Review: Naztech Power Case for iPhone 5/5s
Naztech's Power Case for iPhone 5/5s ($90) doesn't have the most original name, but we expected big things based on the the 2400mAh battery inside, as it's one of the highest capacities we've seen inside a case. Available in black or white, the case shares a common structure with many other battery cases: there's a plastic sled, and a frame that snaps in place around the edges of the iPhone to hold it. The company includes three different color frames with the case, and incorporates a kickstand into the back -- a less common design feature -- while including the standard micro-USB cable and headphone extender.
In both size and shape, Power Case reminds us of any number of battery cases we’ve covered over the past year. Naztech chose to skip over button protection, opting instead to leave the Sleep/Wake and volume buttons exposed through the plastic frame, along with the ringer switch. In an odd move, instead of a camera hole that’s approximately the size and shape of the lens and flash setup, Naztech’s runs all the way across the back of the case.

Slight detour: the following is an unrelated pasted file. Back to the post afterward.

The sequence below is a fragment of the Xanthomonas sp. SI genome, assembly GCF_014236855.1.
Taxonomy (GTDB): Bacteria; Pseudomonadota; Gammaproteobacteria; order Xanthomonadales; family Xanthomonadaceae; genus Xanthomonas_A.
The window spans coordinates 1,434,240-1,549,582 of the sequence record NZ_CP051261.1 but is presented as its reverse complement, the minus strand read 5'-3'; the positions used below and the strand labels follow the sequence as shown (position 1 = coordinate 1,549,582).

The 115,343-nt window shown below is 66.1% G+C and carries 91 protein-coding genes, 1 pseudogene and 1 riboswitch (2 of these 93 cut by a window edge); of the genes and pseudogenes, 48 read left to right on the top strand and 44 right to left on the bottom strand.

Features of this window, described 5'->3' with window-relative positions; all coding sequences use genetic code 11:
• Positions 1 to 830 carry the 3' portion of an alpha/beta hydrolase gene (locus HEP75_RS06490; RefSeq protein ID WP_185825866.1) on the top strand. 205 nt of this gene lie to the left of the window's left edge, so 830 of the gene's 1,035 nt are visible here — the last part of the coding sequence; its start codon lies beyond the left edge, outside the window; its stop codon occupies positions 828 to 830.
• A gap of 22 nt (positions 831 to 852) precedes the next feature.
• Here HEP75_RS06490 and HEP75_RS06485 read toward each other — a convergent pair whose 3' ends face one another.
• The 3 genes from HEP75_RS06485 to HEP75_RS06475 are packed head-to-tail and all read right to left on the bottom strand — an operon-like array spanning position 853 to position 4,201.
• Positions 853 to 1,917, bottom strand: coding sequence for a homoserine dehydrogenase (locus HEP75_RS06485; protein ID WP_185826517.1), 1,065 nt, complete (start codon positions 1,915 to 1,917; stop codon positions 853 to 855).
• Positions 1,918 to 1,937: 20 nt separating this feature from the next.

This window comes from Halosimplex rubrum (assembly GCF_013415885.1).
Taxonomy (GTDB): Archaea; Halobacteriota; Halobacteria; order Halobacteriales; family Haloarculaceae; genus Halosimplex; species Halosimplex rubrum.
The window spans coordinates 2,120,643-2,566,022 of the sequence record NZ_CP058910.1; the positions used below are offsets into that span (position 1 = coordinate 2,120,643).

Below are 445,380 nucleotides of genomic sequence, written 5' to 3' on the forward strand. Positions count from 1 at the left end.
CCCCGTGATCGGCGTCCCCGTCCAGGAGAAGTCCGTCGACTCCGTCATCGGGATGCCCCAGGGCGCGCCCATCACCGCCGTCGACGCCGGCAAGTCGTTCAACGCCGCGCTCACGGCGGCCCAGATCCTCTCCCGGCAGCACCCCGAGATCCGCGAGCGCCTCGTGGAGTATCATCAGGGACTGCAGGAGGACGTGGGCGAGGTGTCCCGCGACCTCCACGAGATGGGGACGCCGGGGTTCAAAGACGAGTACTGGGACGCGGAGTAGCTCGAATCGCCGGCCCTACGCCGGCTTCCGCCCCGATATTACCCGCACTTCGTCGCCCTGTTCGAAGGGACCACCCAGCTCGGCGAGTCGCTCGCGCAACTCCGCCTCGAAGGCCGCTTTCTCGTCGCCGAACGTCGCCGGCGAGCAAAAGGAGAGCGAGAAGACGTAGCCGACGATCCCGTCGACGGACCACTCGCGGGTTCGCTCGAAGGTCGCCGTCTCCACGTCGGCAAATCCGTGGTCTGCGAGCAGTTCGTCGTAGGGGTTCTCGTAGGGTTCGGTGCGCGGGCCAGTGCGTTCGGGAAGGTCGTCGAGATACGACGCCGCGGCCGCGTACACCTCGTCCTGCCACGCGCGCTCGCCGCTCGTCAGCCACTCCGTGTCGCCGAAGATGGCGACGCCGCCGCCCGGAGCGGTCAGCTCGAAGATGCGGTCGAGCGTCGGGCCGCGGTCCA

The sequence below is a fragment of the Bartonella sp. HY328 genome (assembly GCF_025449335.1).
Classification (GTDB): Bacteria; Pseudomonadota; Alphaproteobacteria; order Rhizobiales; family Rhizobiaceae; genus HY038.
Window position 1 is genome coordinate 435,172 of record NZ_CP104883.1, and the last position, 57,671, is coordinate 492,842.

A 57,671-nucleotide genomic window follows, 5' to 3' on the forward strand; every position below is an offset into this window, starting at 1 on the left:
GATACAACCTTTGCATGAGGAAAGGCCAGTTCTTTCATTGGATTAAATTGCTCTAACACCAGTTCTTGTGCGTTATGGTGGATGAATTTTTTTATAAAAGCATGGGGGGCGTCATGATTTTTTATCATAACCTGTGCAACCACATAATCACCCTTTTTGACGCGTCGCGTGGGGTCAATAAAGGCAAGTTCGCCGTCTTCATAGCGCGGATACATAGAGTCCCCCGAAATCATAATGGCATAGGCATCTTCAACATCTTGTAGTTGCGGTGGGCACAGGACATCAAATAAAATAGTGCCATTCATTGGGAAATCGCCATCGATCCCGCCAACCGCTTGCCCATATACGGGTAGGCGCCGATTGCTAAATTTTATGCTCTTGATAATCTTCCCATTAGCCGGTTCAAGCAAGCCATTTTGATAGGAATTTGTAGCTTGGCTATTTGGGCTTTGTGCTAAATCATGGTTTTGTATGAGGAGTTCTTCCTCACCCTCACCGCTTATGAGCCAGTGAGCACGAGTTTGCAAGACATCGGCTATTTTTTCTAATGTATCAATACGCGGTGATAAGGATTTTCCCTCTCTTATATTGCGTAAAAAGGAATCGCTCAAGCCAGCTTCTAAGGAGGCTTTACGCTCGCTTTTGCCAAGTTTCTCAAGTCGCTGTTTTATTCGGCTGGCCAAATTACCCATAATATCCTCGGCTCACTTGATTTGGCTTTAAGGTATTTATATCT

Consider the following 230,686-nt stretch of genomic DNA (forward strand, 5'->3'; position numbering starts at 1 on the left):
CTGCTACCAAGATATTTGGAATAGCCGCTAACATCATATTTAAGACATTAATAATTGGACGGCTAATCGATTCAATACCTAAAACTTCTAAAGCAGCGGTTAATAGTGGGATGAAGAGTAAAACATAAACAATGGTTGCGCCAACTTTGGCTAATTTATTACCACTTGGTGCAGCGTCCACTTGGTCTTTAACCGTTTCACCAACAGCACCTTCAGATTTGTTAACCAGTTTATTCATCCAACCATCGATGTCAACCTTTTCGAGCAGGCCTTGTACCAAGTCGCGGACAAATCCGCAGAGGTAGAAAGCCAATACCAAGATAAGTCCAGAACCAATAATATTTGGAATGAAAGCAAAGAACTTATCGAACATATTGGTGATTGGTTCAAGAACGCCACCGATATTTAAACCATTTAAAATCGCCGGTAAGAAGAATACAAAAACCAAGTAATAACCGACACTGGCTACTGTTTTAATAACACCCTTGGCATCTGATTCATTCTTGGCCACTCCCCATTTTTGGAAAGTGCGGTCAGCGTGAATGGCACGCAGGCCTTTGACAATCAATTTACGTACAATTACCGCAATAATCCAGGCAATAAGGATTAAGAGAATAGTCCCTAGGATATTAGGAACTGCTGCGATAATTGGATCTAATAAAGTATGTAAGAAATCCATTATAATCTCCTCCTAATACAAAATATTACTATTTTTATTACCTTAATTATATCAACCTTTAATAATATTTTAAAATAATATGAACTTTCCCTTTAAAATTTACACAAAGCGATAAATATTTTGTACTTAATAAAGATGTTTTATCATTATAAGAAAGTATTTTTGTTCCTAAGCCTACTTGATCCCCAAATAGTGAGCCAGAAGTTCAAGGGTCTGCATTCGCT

You’ll certainly need the headphone port extender, as the port is very deeply recessed. The placement of the micro-USB charging port is slightly unusual—it’s on the right edge of the back panel, right where the pieces snap together—but it’s not a problem. Prying the kickstand out can be difficult because of how tightly it fits, but having it is a good thing regardless. As for phone call performance, our caller on the other end reported that there were no voice issues.
So just how well did that big battery perform? Based on the average results from dozens of past tests with the iPhone 5, we were expecting it to come in somewhere around 110%. With Wi-Fi and AT&T LTE connected, Bluetooth and the display turned off, and no media playing, it only provided 96%, missing the mark. This isn’t a terrible result—and it’s possibly attributable to differences in iOS 7 battery performance relative to iOS 6—but compared to the performance of other high-capacity battery cases, it was disappointing.
The market for battery cases has evolved a lot over the last few months, so based on price and performance, there are plenty of battery cases that are better picks. Power Case isn’t bad, but it’s a fairly generic design with less efficiency than we’d expected from its high-capacity battery—just good enough overall to be worthy of our general recommendation. On sale, it’d be a pretty good pick, as you’re still getting almost a full charge from the unit.